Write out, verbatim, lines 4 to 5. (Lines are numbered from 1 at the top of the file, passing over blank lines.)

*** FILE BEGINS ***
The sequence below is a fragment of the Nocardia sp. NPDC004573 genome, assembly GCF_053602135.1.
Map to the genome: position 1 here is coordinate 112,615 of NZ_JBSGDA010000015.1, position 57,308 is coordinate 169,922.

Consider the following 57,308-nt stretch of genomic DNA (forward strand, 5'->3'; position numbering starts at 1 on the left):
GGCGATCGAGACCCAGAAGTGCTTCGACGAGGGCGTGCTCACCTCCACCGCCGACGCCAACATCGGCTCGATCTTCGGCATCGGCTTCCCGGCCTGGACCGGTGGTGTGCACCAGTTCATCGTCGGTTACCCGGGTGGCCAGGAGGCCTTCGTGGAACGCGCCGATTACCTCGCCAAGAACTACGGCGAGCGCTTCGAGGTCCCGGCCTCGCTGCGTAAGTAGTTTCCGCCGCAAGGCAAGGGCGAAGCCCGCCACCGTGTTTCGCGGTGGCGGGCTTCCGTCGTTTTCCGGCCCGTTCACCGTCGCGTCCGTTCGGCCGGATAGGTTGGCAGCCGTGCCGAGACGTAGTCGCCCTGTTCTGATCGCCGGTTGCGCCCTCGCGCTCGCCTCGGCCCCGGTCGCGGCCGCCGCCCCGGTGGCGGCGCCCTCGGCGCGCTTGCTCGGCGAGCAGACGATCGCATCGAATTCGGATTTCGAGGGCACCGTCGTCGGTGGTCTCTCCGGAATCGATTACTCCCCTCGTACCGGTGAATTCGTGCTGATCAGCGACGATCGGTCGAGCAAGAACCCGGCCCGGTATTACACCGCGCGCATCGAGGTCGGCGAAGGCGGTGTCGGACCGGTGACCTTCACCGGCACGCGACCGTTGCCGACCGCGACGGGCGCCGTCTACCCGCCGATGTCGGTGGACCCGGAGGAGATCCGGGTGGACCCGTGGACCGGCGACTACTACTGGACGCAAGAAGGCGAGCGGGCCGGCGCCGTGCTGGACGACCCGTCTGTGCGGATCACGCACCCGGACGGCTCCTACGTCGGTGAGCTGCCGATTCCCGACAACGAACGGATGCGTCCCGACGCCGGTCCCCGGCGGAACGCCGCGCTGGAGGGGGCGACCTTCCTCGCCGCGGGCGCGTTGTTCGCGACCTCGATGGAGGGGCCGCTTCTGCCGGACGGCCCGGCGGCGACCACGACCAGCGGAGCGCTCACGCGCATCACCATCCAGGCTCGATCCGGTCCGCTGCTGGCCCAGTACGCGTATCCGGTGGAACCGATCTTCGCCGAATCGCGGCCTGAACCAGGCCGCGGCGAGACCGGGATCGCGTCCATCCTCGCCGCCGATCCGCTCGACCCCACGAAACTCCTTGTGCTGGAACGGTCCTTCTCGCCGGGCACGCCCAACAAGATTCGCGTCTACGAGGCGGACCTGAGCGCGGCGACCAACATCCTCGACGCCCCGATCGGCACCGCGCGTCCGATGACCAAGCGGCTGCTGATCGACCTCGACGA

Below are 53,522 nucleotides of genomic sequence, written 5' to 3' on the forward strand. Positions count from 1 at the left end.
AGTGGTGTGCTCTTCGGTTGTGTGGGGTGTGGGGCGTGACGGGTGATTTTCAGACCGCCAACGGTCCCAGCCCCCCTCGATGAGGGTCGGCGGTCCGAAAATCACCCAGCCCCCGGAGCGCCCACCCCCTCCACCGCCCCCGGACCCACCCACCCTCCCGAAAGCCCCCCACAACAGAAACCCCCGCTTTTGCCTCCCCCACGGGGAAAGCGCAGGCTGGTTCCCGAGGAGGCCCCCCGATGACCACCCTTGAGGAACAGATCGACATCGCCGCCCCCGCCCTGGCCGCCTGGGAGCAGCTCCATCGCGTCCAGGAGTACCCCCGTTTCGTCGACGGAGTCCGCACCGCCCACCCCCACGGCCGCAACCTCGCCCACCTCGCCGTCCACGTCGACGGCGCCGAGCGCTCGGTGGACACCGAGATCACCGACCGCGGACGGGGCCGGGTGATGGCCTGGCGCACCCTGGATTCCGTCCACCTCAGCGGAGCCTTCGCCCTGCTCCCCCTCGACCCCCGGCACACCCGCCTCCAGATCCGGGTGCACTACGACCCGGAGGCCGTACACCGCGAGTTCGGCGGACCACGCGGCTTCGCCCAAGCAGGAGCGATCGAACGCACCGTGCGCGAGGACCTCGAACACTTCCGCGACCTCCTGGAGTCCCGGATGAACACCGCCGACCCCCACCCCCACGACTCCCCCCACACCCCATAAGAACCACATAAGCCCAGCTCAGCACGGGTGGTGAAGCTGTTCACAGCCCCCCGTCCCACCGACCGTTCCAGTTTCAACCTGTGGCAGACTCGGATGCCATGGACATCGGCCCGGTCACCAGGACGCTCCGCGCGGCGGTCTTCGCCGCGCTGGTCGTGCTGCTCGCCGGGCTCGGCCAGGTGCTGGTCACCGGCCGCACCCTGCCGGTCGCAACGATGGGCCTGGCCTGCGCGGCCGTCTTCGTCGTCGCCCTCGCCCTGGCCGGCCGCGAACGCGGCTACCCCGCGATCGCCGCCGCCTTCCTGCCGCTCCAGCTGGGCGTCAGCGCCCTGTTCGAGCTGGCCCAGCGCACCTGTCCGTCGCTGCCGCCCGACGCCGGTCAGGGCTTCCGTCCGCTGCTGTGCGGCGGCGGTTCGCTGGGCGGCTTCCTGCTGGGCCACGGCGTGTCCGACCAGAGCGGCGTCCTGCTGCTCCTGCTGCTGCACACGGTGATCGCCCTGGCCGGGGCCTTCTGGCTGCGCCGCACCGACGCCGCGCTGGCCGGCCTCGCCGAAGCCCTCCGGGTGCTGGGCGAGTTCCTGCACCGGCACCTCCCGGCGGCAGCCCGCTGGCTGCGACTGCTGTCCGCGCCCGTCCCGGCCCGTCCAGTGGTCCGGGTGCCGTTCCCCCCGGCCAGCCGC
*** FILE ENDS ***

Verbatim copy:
GGCGATCGAGACCCAGAAGTGCTTCGACGAGGGCGTGCTCACCTCCACCGCCGACGCCAACATCGGCTCGATCTTCGGCATCGGCTTCCCGGCCTGGACCGGTGGTGTGCACCAGTTCATCGTCGGTTACCCGGGTGGCCAGGAGGCCTTCGTGGAACGCGCCGATTACCTCGCCAAGAACTACGGCGAGCGCTTCGAGGTCCCGGCCTCGCTGCGTAAGTAGTTTCCGCCGCAAGGCAAGGGCGAAGCCCGCCACCGTGTTTCGCGGTGGCGGGCTTCCGTCGTTTTCCGGCCCGTTCACCGTCGCGTCCGTTCGGCCGGATAGGTTGGCAGCCGTGCCGAGACGTAGTCGCCCTGTTCTGATCGCCGGTTGCGCCCTCGCGCTCGCCTCGGCCCCGGTCGCGGCCGCCGCCCCGGTGGCGGCGCCCTCGGCGCGCTTGCTCGGCGAGCAGACGATCGCATCGAATTCGGATTTCGAGGGCACCGTCGTCGGTGGTCTCTCCGGAATCGATTACTCCCCTCGTACCGGTGAATTCGTGCTGATCAGCGACGATCGGTCGAGCAAGAACCCGGCCCGGTATTACACCGCGCGCATCGAGGTCGGCGAAGGCGGTGTCGGACCGGTGACCTTCACCGGCACGCGACCGTTGCCGACCGCGACGGGCGCCGTCTACCCGCCGATGTCGGTGGACCCGGAGGAGATCCGGGTGGACCCGTGGACCGGCGACTACTACTGGACGCAAGAAGGCGAGCGGGCCGGCGCCGTGCTGGACGACCCGTCTGTGCGGATCACGCACCCGGACGGCTCCTACGTCGGTGAGCTGCCGATTCCCGACAACGAACGGATGCGTCCCGACGCCGGTCCCCGGCGGAACGCCGCGCTGGAGGGGGCGACCTTCCTCGCCGCGGGCGCGTTGTTCGCGACCTCGATGGAGGGGCCGCTTCTGCCGGACGGCCCGGCGGCGACCACGACCAGCGGAGCGCTCACGCGCATCACCATCCAGGCTCGATCCGGTCCGCTGCTGGCCCAGTACGCGTATCCGGTGGAACCGATCTTCGCCGAATCGCGGCCTGAACCAGGCCGCGGCGAGACCGGGATCGCGTCCATCCTCGCCGCCGATCCGCTCGACCCCACGAAACTCCTTGTGCTGGAACGGTCCTTCTCGCCGGGCACGCCCAACAAGATTCGCGTCTACGAGGCGGACCTGAGCGCGGCGACCAACATCCTCGACGCCCCGATCGGCACCGCGCGTCCGATGACCAAGCGGCTGCTGATCGACCTCGACGA

Below are 53,522 nucleotides of genomic sequence, written 5' to 3' on the forward strand. Positions count from 1 at the left end.